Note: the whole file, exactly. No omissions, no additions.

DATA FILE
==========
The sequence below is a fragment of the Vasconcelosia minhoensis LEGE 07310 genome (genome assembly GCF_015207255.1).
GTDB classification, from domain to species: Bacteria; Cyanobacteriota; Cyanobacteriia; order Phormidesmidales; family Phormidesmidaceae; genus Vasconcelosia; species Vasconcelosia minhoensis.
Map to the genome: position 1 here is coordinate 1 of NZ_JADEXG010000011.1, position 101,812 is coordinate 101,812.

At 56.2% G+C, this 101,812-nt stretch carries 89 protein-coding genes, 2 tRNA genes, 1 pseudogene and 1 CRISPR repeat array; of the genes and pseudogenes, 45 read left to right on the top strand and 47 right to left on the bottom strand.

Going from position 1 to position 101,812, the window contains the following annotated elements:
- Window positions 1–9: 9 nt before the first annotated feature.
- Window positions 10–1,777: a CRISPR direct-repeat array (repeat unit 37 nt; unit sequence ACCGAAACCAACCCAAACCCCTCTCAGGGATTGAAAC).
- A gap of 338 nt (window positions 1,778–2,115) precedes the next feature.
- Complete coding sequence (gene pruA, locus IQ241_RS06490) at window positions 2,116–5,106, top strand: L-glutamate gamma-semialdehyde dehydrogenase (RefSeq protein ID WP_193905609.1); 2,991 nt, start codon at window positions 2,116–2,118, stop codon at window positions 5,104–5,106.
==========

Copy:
The sequence below is a fragment of the Vasconcelosia minhoensis LEGE 07310 genome (genome assembly GCF_015207255.1).
GTDB classification, from domain to species: Bacteria; Cyanobacteriota; Cyanobacteriia; order Phormidesmidales; family Phormidesmidaceae; genus Vasconcelosia; species Vasconcelosia minhoensis.
Map to the genome: position 1 here is coordinate 1 of NZ_JADEXG010000011.1, position 101,812 is coordinate 101,812.

At 56.2% G+C, this 101,812-nt stretch carries 89 protein-coding genes, 2 tRNA genes, 1 pseudogene and 1 CRISPR repeat array; of the genes and pseudogenes, 45 read left to right on the top strand and 47 right to left on the bottom strand.

Going from position 1 to position 101,812, the window contains the following annotated elements:
- Window positions 1–9: 9 nt before the first annotated feature.
- Window positions 10–1,777: a CRISPR direct-repeat array (repeat unit 37 nt; unit sequence ACCGAAACCAACCCAAACCCCTCTCAGGGATTGAAAC).
- A gap of 338 nt (window positions 1,778–2,115) precedes the next feature.
- Complete coding sequence (gene pruA, locus IQ241_RS06490) at window positions 2,116–5,106, top strand: L-glutamate gamma-semialdehyde dehydrogenase (RefSeq protein ID WP_193905609.1); 2,991 nt, start codon at window positions 2,116–2,118, stop codon at window positions 5,104–5,106.